• According to physiochemical research, boswellia (Frankincense) oil contains 13.1% monoterpenes, 1% sesquiterpenes, and 42.5% diterpenes.21 Other major components of the oil include: duva-3,9,13-trien-1,5alpha-diol-1-acetate (21.4%), octyl acetate (13.4%), o-methyl anisole (7.6%), naphthalene decahydro-1,1,4a-trimethyl-6-methylene-5-(3-methyl-2-pentenyl) (5.7%), thunbergol (4.1%), phenanthrene-7-ethenyl-1,2,3,4,4a,5,6,7,8,9,10,10a-dodecahydro-1,1,4a,7-tetramet hyl (4.1%), alpha-pinene (3.1%), sclarene (2.9%), 9-cis-retinal (2.8%), octyl formate (1.4%), verticiol (1.2%) decyl acetate (1.2%), and n-octanol (1.1%).
  • Studies of boswellia resin have identified several tritrepertinoids of the lupane, ursane, oleanane, and tirucallane skeletal types.40 Individual trepertinoids included lupeol, beta-boswellic acid, 11-keto-beta-boswellic acid, acetyl beta-boswellic acid, acetyl 11-keto-beta-boswellic acid, acetyl-alpha-boswellic acid, 3-oxo-tirucallic acid, and 3-hydroxy-tirucallic acid.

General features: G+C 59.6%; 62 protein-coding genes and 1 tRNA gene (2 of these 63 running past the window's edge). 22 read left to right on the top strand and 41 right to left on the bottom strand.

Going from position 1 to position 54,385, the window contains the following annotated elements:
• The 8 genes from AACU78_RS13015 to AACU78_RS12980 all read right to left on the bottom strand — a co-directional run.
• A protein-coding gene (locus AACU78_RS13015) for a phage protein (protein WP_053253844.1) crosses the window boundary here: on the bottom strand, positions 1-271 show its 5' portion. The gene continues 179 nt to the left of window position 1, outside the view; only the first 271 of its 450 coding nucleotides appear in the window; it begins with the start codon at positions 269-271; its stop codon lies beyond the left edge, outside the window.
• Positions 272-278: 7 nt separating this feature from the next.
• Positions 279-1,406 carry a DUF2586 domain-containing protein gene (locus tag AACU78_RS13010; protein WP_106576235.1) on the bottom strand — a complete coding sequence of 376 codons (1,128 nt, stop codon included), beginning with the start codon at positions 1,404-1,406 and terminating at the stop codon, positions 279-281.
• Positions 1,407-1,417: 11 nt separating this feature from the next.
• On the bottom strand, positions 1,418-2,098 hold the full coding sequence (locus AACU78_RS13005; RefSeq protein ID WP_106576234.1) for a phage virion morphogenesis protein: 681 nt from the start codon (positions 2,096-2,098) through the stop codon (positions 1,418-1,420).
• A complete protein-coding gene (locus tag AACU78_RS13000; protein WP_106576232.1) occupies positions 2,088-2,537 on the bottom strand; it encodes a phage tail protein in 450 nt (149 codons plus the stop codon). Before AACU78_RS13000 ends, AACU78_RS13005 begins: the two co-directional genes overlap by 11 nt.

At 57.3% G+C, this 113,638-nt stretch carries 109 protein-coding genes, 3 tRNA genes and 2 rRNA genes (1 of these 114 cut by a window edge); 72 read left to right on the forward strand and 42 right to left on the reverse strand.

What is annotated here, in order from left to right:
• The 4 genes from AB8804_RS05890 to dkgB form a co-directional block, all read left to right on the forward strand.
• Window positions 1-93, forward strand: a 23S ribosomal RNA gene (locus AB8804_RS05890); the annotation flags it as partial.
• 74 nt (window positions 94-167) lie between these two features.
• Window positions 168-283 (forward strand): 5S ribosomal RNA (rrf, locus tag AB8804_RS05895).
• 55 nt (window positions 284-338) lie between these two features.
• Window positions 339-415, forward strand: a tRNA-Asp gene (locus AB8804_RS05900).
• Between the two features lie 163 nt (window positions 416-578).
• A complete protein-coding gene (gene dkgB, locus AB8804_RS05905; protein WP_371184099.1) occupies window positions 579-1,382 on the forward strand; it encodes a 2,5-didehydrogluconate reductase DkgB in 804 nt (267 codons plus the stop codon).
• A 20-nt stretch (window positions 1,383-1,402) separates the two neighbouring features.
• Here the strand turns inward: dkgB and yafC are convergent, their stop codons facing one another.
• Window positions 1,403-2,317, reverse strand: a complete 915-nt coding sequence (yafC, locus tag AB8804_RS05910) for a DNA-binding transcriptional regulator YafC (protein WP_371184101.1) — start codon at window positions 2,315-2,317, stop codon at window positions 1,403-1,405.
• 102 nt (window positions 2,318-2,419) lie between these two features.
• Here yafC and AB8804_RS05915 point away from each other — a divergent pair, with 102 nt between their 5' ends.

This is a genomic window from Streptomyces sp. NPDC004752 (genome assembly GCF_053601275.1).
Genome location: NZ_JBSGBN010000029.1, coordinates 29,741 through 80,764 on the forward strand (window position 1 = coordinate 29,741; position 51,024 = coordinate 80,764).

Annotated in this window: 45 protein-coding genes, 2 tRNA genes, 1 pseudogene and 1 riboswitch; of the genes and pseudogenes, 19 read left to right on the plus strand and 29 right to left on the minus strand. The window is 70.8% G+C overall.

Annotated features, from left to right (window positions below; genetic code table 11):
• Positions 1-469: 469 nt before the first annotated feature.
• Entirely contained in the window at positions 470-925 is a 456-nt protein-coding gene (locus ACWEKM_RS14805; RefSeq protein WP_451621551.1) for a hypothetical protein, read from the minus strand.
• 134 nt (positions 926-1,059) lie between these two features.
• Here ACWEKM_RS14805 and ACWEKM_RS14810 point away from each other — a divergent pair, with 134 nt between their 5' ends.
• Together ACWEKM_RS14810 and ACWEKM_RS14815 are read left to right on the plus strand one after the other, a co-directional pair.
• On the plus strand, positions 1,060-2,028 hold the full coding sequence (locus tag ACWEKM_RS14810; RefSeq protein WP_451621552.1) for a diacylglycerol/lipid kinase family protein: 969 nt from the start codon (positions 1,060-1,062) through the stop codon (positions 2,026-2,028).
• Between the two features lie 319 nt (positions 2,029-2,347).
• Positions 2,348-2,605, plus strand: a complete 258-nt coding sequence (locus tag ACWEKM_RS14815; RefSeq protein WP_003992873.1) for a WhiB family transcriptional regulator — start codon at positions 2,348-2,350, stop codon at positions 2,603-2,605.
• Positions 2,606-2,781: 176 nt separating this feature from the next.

• Trepertinoids isolated from extract of Boswellia carterii, including seven beta-boswellic acids (ursane-type), (1-7), two alpha-boswellic acids (oleanane-type) (8, 9), two lupeolic acids (lupane-type) (10, 11), four tirucallane-type (12-14, 16), and two cembrane-type diterpenes (17, 18), together the acetyl derivative of 14, were isolated and examined for their inhibitory effects on the induction of Epstein-Barr virus early antigen (EBV-EA) and on activation of (±)-(E)-methyl-2[(E)-hydroxyimino]-5-nitro-6-methoxy-3-hexemide (NOR 1), a nitrogen oxide (NO) donor, and for cytotoxic activities against three human neuroblastoma cell lines.19
  • Acetyl-11-keto-beta-boswellic acid (AKBA), a pentacyclic trepertinoid, has been recognized as a therapeutic component of Boswellia serrata in Ayurvedic practice.18